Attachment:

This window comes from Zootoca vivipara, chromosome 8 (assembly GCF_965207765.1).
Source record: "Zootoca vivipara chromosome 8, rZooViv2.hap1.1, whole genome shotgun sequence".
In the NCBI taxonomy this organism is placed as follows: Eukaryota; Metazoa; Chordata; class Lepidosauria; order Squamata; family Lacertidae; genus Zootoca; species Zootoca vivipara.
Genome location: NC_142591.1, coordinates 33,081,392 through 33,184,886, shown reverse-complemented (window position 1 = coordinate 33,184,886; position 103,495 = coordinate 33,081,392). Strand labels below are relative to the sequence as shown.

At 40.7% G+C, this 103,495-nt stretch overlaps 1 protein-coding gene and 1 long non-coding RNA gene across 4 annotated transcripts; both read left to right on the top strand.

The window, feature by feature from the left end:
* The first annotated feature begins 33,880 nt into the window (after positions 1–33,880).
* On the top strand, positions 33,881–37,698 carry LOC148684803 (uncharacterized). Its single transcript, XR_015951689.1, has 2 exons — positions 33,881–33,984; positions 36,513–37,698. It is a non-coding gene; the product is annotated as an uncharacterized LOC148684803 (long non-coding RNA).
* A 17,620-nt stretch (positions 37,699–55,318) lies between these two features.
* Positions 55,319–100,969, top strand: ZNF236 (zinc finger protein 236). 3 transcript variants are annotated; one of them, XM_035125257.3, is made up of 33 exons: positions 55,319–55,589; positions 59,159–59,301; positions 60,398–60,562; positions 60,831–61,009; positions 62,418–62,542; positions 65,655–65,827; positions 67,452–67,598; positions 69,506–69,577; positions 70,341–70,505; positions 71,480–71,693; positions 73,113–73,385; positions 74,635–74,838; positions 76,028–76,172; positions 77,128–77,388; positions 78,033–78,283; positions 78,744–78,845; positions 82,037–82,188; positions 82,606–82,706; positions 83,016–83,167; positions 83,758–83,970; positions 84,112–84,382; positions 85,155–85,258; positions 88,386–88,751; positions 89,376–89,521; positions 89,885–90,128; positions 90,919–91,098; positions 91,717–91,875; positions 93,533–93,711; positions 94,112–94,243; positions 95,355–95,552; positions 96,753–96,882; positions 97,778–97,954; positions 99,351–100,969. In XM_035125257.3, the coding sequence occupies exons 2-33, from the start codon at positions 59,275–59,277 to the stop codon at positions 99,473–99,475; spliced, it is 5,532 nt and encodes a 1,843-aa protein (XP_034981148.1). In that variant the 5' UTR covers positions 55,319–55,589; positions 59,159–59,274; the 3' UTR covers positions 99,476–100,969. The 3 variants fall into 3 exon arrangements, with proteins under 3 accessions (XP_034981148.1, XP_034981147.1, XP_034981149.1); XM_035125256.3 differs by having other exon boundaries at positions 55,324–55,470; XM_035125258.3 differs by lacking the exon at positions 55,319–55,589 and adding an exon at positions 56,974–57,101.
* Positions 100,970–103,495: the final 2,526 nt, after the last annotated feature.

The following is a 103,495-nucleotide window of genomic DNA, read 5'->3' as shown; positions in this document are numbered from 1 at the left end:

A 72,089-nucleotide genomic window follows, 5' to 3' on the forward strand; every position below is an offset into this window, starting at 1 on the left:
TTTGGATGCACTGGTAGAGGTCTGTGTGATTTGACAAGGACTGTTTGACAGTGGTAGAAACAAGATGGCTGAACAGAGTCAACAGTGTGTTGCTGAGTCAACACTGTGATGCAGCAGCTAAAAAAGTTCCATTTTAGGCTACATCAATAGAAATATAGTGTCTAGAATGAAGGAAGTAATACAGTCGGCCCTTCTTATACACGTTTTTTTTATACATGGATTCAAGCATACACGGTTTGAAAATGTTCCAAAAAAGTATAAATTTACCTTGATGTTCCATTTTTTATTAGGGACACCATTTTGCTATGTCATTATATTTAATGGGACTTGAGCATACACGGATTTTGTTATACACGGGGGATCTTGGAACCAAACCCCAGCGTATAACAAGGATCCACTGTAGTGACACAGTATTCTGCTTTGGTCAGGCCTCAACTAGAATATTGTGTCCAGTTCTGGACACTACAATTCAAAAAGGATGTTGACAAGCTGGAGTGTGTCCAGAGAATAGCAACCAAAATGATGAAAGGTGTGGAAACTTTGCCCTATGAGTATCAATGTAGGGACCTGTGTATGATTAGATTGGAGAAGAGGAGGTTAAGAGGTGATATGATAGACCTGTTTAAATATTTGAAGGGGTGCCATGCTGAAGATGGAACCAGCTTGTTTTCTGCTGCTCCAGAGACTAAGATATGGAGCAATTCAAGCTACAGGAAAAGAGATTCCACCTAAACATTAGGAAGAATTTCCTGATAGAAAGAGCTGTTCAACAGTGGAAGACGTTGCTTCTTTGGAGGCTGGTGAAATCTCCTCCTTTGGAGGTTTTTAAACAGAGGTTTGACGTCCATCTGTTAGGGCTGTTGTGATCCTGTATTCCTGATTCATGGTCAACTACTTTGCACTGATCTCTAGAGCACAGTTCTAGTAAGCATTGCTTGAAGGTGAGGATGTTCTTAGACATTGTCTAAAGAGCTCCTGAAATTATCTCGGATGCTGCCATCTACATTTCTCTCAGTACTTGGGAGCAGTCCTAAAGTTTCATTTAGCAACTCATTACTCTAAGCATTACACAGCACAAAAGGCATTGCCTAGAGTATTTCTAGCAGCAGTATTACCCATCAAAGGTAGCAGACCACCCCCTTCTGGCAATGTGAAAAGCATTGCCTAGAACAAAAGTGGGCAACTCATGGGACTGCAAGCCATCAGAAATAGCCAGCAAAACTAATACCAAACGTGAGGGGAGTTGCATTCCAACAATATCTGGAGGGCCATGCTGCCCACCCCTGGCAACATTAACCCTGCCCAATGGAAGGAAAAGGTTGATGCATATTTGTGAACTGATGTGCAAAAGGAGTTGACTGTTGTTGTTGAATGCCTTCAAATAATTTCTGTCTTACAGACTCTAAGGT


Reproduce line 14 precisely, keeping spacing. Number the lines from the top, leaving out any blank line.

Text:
TTTGGATGCACTGGTAGAGGTCTGTGTGATTTGACAAGGACTGTTTGACAGTGGTAGAAACAAGATGGCTGAACAGAGTCAACAGTGTGTTGCTGAGTCAACACTGTGATGCAGCAGCTAAAAAAGTTCCATTTTAGGCTACATCAATAGAAATATAGTGTCTAGAATGAAGGAAGTAATACAGTCGGCCCTTCTTATACACGTTTTTTTTATACATGGATTCAAGCATACACGGTTTGAAAATGTTCCAAAAAAGTATAAATTTACCTTGATGTTCCATTTTTTATTAGGGACACCATTTTGCTATGTCATTATATTTAATGGGACTTGAGCATACACGGATTTTGTTATACACGGGGGATCTTGGAACCAAACCCCAGCGTATAACAAGGATCCACTGTAGTGACACAGTATTCTGCTTTGGTCAGGCCTCAACTAGAATATTGTGTCCAGTTCTGGACACTACAATTCAAAAAGGATGTTGACAAGCTGGAGTGTGTCCAGAGAATAGCAACCAAAATGATGAAAGGTGTGGAAACTTTGCCCTATGAGTATCAATGTAGGGACCTGTGTATGATTAGATTGGAGAAGAGGAGGTTAAGAGGTGATATGATAGACCTGTTTAAATATTTGAAGGGGTGCCATGCTGAAGATGGAACCAGCTTGTTTTCTGCTGCTCCAGAGACTAAGATATGGAGCAATTCAAGCTACAGGAAAAGAGATTCCACCTAAACATTAGGAAGAATTTCCTGATAGAAAGAGCTGTTCAACAGTGGAAGACGTTGCTTCTTTGGAGGCTGGTGAAATCTCCTCCTTTGGAGGTTTTTAAACAGAGGTTTGACGTCCATCTGTTAGGGCTGTTGTGATCCTGTATTCCTGATTCATGGTCAACTACTTTGCACTGATCTCTAGAGCACAGTTCTAGTAAGCATTGCTTGAAGGTGAGGATGTTCTTAGACATTGTCTAAAGAGCTCCTGAAATTATCTCGGATGCTGCCATCTACATTTCTCTCAGTACTTGGGAGCAGTCCTAAAGTTTCATTTAGCAACTCATTACTCTAAGCATTACACAGCACAAAAGGCATTGCCTAGAGTATTTCTAGCAGCAGTATTACCCATCAAAGGTAGCAGACCACCCCCTTCTGGCAATGTGAAAAGCATTGCCTAGAACAAAAGTGGGCAACTCATGGGACTGCAAGCCATCAGAAATAGCCAGCAAAACTAATACCAAACGTGAGGGGAGTTGCATTCCAACAATATCTGGAGGGCCATGCTGCCCACCCCTGGCAACATTAACCCTGCCCAATGGAAGGAAAAGGTTGATGCATATTTGTGAACTGATGTGCAAAAGGAGTTGACTGTTGTTGTTGAATGCCTTCAAATAATTTCTGTCTTACAGACTCTAAGGT